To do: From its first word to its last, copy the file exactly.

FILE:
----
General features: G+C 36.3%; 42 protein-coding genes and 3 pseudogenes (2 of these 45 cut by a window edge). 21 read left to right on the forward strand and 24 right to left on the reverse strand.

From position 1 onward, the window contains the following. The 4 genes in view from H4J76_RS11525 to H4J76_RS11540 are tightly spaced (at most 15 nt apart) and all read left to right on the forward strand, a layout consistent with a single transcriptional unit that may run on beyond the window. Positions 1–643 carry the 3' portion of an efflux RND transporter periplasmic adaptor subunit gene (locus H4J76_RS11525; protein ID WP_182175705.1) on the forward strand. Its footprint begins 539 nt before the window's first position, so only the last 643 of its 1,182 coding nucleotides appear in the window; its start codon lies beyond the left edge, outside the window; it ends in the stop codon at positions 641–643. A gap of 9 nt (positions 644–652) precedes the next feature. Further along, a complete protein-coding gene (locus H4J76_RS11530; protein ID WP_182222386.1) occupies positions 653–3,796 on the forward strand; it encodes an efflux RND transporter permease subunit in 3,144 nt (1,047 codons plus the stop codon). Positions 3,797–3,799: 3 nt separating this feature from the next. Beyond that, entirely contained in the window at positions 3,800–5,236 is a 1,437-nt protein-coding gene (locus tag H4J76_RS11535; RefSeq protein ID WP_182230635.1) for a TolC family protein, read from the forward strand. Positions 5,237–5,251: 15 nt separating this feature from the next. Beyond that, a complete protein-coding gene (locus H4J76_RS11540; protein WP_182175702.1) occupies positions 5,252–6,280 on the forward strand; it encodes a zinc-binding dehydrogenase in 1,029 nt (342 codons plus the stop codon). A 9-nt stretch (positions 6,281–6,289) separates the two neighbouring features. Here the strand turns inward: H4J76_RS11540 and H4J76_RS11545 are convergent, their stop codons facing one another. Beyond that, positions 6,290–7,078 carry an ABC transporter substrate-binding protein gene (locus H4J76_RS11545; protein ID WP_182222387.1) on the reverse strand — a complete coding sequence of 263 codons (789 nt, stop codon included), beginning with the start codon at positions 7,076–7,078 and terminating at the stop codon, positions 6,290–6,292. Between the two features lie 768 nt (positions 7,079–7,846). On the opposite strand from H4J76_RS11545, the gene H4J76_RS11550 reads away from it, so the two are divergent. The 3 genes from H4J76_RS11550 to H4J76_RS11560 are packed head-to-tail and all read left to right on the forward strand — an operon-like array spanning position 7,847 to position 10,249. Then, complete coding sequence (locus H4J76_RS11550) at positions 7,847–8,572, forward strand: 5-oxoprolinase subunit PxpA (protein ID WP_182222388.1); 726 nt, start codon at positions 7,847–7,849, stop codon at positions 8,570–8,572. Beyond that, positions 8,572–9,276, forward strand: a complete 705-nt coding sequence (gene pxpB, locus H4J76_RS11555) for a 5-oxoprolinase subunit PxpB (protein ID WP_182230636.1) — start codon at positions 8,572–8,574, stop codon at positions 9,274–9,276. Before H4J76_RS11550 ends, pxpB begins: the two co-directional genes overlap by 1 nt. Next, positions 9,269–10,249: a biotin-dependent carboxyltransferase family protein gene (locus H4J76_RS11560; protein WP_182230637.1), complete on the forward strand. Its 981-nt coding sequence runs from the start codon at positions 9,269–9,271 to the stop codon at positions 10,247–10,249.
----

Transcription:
General features: G+C 36.3%; 42 protein-coding genes and 3 pseudogenes (2 of these 45 cut by a window edge). 21 read left to right on the forward strand and 24 right to left on the reverse strand.

From position 1 onward, the window contains the following. The 4 genes in view from H4J76_RS11525 to H4J76_RS11540 are tightly spaced (at most 15 nt apart) and all read left to right on the forward strand, a layout consistent with a single transcriptional unit that may run on beyond the window. Positions 1–643 carry the 3' portion of an efflux RND transporter periplasmic adaptor subunit gene (locus H4J76_RS11525; protein ID WP_182175705.1) on the forward strand. Its footprint begins 539 nt before the window's first position, so only the last 643 of its 1,182 coding nucleotides appear in the window; its start codon lies beyond the left edge, outside the window; it ends in the stop codon at positions 641–643. A gap of 9 nt (positions 644–652) precedes the next feature. Further along, a complete protein-coding gene (locus H4J76_RS11530; protein ID WP_182222386.1) occupies positions 653–3,796 on the forward strand; it encodes an efflux RND transporter permease subunit in 3,144 nt (1,047 codons plus the stop codon). Positions 3,797–3,799: 3 nt separating this feature from the next. Beyond that, entirely contained in the window at positions 3,800–5,236 is a 1,437-nt protein-coding gene (locus tag H4J76_RS11535; RefSeq protein ID WP_182230635.1) for a TolC family protein, read from the forward strand. Positions 5,237–5,251: 15 nt separating this feature from the next. Beyond that, a complete protein-coding gene (locus H4J76_RS11540; protein WP_182175702.1) occupies positions 5,252–6,280 on the forward strand; it encodes a zinc-binding dehydrogenase in 1,029 nt (342 codons plus the stop codon). A 9-nt stretch (positions 6,281–6,289) separates the two neighbouring features. Here the strand turns inward: H4J76_RS11540 and H4J76_RS11545 are convergent, their stop codons facing one another. Beyond that, positions 6,290–7,078 carry an ABC transporter substrate-binding protein gene (locus H4J76_RS11545; protein ID WP_182222387.1) on the reverse strand — a complete coding sequence of 263 codons (789 nt, stop codon included), beginning with the start codon at positions 7,076–7,078 and terminating at the stop codon, positions 6,290–6,292. Between the two features lie 768 nt (positions 7,079–7,846). On the opposite strand from H4J76_RS11545, the gene H4J76_RS11550 reads away from it, so the two are divergent. The 3 genes from H4J76_RS11550 to H4J76_RS11560 are packed head-to-tail and all read left to right on the forward strand — an operon-like array spanning position 7,847 to position 10,249. Then, complete coding sequence (locus H4J76_RS11550) at positions 7,847–8,572, forward strand: 5-oxoprolinase subunit PxpA (protein ID WP_182222388.1); 726 nt, start codon at positions 7,847–7,849, stop codon at positions 8,570–8,572. Beyond that, positions 8,572–9,276, forward strand: a complete 705-nt coding sequence (gene pxpB, locus H4J76_RS11555) for a 5-oxoprolinase subunit PxpB (protein ID WP_182230636.1) — start codon at positions 8,572–8,574, stop codon at positions 9,274–9,276. Before H4J76_RS11550 ends, pxpB begins: the two co-directional genes overlap by 1 nt. Next, positions 9,269–10,249: a biotin-dependent carboxyltransferase family protein gene (locus H4J76_RS11560; protein WP_182230637.1), complete on the forward strand. Its 981-nt coding sequence runs from the start codon at positions 9,269–9,271 to the stop codon at positions 10,247–10,249.